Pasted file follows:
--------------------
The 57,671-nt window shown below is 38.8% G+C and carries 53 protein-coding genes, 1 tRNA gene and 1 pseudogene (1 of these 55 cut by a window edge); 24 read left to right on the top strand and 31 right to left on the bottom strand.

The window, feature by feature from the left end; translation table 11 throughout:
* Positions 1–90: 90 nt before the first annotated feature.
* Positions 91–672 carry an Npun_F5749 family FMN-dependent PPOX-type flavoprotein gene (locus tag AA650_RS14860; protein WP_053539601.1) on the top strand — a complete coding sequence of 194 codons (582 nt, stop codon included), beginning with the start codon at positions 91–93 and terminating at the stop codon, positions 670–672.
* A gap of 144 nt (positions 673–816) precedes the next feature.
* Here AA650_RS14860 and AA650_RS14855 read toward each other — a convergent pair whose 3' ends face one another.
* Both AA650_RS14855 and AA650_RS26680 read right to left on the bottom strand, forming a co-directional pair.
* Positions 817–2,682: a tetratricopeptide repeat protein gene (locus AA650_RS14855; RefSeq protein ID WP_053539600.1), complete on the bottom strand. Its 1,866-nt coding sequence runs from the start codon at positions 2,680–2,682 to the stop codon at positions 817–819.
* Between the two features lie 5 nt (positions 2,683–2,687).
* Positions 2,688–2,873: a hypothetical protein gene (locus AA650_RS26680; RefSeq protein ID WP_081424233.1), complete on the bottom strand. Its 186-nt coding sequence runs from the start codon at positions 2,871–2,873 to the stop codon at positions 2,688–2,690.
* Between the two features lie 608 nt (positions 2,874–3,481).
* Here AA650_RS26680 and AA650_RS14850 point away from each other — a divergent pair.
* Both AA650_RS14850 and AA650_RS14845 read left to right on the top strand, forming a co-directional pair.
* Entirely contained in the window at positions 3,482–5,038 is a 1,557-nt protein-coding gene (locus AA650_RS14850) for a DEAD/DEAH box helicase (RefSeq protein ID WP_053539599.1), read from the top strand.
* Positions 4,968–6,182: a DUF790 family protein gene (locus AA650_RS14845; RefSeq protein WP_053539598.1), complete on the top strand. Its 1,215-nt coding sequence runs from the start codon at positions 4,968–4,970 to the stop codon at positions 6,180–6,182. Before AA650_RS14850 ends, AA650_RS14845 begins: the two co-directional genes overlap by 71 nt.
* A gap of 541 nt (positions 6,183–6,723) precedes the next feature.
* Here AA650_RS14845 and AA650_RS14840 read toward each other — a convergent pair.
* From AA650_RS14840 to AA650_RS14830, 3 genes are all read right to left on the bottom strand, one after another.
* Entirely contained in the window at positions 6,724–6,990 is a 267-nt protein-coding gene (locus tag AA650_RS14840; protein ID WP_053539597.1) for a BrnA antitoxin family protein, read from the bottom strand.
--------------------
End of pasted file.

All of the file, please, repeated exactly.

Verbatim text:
The 57,671-nt window shown below is 38.8% G+C and carries 53 protein-coding genes, 1 tRNA gene and 1 pseudogene (1 of these 55 cut by a window edge); 24 read left to right on the top strand and 31 right to left on the bottom strand.

The window, feature by feature from the left end; translation table 11 throughout:
* Positions 1–90: 90 nt before the first annotated feature.
* Positions 91–672 carry an Npun_F5749 family FMN-dependent PPOX-type flavoprotein gene (locus tag AA650_RS14860; protein WP_053539601.1) on the top strand — a complete coding sequence of 194 codons (582 nt, stop codon included), beginning with the start codon at positions 91–93 and terminating at the stop codon, positions 670–672.
* A gap of 144 nt (positions 673–816) precedes the next feature.
* Here AA650_RS14860 and AA650_RS14855 read toward each other — a convergent pair whose 3' ends face one another.
* Both AA650_RS14855 and AA650_RS26680 read right to left on the bottom strand, forming a co-directional pair.
* Positions 817–2,682: a tetratricopeptide repeat protein gene (locus AA650_RS14855; RefSeq protein ID WP_053539600.1), complete on the bottom strand. Its 1,866-nt coding sequence runs from the start codon at positions 2,680–2,682 to the stop codon at positions 817–819.
* Between the two features lie 5 nt (positions 2,683–2,687).
* Positions 2,688–2,873: a hypothetical protein gene (locus AA650_RS26680; RefSeq protein ID WP_081424233.1), complete on the bottom strand. Its 186-nt coding sequence runs from the start codon at positions 2,871–2,873 to the stop codon at positions 2,688–2,690.
* Between the two features lie 608 nt (positions 2,874–3,481).
* Here AA650_RS26680 and AA650_RS14850 point away from each other — a divergent pair.
* Both AA650_RS14850 and AA650_RS14845 read left to right on the top strand, forming a co-directional pair.
* Entirely contained in the window at positions 3,482–5,038 is a 1,557-nt protein-coding gene (locus AA650_RS14850) for a DEAD/DEAH box helicase (RefSeq protein ID WP_053539599.1), read from the top strand.
* Positions 4,968–6,182: a DUF790 family protein gene (locus AA650_RS14845; RefSeq protein WP_053539598.1), complete on the top strand. Its 1,215-nt coding sequence runs from the start codon at positions 4,968–4,970 to the stop codon at positions 6,180–6,182. Before AA650_RS14850 ends, AA650_RS14845 begins: the two co-directional genes overlap by 71 nt.
* A gap of 541 nt (positions 6,183–6,723) precedes the next feature.
* Here AA650_RS14845 and AA650_RS14840 read toward each other — a convergent pair.
* From AA650_RS14840 to AA650_RS14830, 3 genes are all read right to left on the bottom strand, one after another.
* Entirely contained in the window at positions 6,724–6,990 is a 267-nt protein-coding gene (locus tag AA650_RS14840; protein ID WP_053539597.1) for a BrnA antitoxin family protein, read from the bottom strand.